Today’s adventure for Alex and me was to visit the Game On exhibition at the Royal Museum. The exhibition first ran at the Barbican in London, but has only just now moved out to the provinces.
The exhibition bills itself as “the first major UK exhibition to explore the vibrant history and culture of video games. Focusing on key developments between 1962 and 2002, it’s an in-depth look at gaming’s fascinating past and limitless future.” (From gameonweb.co.uk). And it really is. Far from being just a random selection of games and consoles stuck in “hands-off” display cases , the exhibition space is genuinely beautiful. It is filled with bold primary colours, posters that explain the history and context of the games, and above all: dozens of monitors and console screens running original games on original hardware, from the 1970s right up to the present, with controllers so you can actually play them yourself!
The exhibition explores the cultural phenomenon of videogames. It doesn’t attempt to explain it–that’s left to other forums–but it shows you where it came from, and how it has evolved over the years.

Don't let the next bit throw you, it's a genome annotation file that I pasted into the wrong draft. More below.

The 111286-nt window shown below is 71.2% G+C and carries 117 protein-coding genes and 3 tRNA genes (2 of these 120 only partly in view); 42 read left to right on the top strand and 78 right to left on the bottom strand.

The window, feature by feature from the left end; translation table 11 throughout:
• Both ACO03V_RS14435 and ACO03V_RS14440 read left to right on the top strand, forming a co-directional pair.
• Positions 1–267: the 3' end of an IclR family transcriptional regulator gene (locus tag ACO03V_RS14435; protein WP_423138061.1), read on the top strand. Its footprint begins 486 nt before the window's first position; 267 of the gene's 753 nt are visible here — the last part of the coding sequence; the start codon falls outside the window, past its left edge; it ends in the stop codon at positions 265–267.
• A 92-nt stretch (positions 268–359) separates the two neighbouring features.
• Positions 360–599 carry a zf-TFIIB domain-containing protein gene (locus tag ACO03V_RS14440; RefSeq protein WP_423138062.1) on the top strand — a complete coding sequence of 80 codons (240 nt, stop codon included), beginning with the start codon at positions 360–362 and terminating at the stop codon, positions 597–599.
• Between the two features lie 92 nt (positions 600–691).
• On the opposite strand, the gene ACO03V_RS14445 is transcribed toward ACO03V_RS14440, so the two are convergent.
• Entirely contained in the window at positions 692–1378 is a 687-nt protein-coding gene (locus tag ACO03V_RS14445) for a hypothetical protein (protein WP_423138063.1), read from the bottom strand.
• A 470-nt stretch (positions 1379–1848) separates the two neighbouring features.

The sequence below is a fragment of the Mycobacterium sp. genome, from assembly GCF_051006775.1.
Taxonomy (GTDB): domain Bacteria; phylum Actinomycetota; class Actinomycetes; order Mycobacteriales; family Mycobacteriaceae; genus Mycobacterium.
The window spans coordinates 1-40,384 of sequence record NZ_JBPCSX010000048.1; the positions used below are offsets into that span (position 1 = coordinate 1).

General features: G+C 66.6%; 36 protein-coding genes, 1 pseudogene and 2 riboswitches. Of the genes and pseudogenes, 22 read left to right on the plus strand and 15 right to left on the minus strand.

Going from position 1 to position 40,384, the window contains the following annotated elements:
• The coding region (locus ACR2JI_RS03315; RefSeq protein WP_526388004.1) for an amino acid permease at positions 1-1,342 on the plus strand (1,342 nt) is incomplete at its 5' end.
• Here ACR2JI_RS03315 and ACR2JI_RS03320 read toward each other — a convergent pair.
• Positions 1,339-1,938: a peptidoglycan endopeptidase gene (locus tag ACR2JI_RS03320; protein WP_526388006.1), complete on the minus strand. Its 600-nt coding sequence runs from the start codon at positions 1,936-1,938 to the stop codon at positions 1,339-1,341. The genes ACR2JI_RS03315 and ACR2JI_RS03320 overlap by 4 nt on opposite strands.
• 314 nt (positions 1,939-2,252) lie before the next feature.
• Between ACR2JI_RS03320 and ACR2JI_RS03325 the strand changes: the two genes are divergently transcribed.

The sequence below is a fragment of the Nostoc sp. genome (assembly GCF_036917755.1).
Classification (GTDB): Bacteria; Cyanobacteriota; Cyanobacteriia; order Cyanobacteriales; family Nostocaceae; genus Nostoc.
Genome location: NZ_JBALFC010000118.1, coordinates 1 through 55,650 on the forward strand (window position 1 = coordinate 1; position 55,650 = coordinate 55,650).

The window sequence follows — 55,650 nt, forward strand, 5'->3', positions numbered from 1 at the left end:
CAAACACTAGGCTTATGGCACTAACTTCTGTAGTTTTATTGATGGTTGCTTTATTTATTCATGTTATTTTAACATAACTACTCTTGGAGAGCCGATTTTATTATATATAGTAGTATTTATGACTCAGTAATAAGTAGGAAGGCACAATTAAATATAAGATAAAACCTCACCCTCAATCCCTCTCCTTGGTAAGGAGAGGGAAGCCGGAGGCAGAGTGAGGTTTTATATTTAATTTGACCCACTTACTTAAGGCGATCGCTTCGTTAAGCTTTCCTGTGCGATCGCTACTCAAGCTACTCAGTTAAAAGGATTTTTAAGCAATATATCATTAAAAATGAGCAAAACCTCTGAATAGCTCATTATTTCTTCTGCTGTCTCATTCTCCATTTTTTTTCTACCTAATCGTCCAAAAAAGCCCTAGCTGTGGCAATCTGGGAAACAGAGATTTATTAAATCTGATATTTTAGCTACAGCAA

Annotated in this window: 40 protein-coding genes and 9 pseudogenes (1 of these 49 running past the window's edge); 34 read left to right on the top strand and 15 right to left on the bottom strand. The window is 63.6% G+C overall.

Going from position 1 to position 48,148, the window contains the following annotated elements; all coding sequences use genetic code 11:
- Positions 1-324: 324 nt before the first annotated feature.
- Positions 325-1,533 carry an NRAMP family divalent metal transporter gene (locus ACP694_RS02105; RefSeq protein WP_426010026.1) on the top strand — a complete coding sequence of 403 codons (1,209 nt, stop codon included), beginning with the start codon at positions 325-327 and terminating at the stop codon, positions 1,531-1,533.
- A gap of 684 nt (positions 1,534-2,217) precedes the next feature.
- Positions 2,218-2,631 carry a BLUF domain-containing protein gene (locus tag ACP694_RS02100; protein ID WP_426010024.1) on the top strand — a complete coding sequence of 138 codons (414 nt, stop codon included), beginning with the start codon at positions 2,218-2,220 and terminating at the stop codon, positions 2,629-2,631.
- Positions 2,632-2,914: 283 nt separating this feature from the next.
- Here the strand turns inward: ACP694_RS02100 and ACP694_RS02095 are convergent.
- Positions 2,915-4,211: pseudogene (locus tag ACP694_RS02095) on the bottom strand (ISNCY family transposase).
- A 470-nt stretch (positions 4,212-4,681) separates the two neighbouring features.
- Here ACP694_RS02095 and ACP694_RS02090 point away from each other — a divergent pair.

The fact that it’s fully interactive is entirely appropriate to the subject matter. Films and books are passive media: you can display them, and you can observe them from a certain distance. But videogames are meant to be played. The very essence of a game is that you are involved with it, and that you have control over the story that is being told–even if the story is something as simple as “two opponents hit a ball back and forth between them.” Just as, if you want to understand the modern novel, you have to have read literature from other centuries, if you want to understand the modern videogame, you really ought to have played its ancestors. Game On allows you to do this.
But it’s not just a contextual, educational experience. If you played videogames as you were growing up, the exhibition is a blissful nostalgia trip. And if you’re too young to remember the eighties (and most of the people there this morning were children and teenagers), then it must be interesting to get your hands on all of predecessors to the PS2 and GameCube, and see what all of the grown-ups are on about when they talk about the “good old days” of gaming.
I had a blast. Even though I didn’t get to play many of the games (Alex wanted to be held for most of the time), I’m one of these strange folk who enjoy watching other people play videogames almost as much as playing them myself. If you enjoy games at all (and live near enough to Edinburgh), get yourself along there. (I’d recommend getting there early, though, and on a weekday if you can. Even by mid-morning today it was well busy, and some of the more popular games had queues.)